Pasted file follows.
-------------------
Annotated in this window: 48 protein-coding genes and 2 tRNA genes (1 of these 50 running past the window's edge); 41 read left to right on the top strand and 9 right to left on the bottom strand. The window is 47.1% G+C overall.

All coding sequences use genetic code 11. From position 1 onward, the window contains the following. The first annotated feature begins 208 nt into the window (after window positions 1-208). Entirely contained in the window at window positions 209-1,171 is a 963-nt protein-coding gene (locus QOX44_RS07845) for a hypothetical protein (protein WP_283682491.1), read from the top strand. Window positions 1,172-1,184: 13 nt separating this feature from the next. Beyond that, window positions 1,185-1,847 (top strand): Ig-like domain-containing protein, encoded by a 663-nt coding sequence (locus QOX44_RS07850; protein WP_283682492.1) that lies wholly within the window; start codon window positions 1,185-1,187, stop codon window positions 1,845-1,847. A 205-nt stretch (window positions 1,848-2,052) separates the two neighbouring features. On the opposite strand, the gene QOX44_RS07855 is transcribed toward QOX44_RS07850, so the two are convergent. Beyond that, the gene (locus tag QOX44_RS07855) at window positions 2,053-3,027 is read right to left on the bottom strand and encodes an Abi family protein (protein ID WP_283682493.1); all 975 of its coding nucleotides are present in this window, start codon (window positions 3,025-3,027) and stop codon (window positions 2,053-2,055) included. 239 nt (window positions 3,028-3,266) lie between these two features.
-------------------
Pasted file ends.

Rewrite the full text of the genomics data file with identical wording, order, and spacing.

Annotated in this window: 48 protein-coding genes and 2 tRNA genes (1 of these 50 running past the window's edge); 41 read left to right on the top strand and 9 right to left on the bottom strand. The window is 47.1% G+C overall.

All coding sequences use genetic code 11. From position 1 onward, the window contains the following. The first annotated feature begins 208 nt into the window (after window positions 1-208). Entirely contained in the window at window positions 209-1,171 is a 963-nt protein-coding gene (locus QOX44_RS07845) for a hypothetical protein (protein WP_283682491.1), read from the top strand. Window positions 1,172-1,184: 13 nt separating this feature from the next. Beyond that, window positions 1,185-1,847 (top strand): Ig-like domain-containing protein, encoded by a 663-nt coding sequence (locus QOX44_RS07850; protein WP_283682492.1) that lies wholly within the window; start codon window positions 1,185-1,187, stop codon window positions 1,845-1,847. A 205-nt stretch (window positions 1,848-2,052) separates the two neighbouring features. On the opposite strand, the gene QOX44_RS07855 is transcribed toward QOX44_RS07850, so the two are convergent. Beyond that, the gene (locus tag QOX44_RS07855) at window positions 2,053-3,027 is read right to left on the bottom strand and encodes an Abi family protein (protein ID WP_283682493.1); all 975 of its coding nucleotides are present in this window, start codon (window positions 3,025-3,027) and stop codon (window positions 2,053-2,055) included. 239 nt (window positions 3,028-3,266) lie between these two features.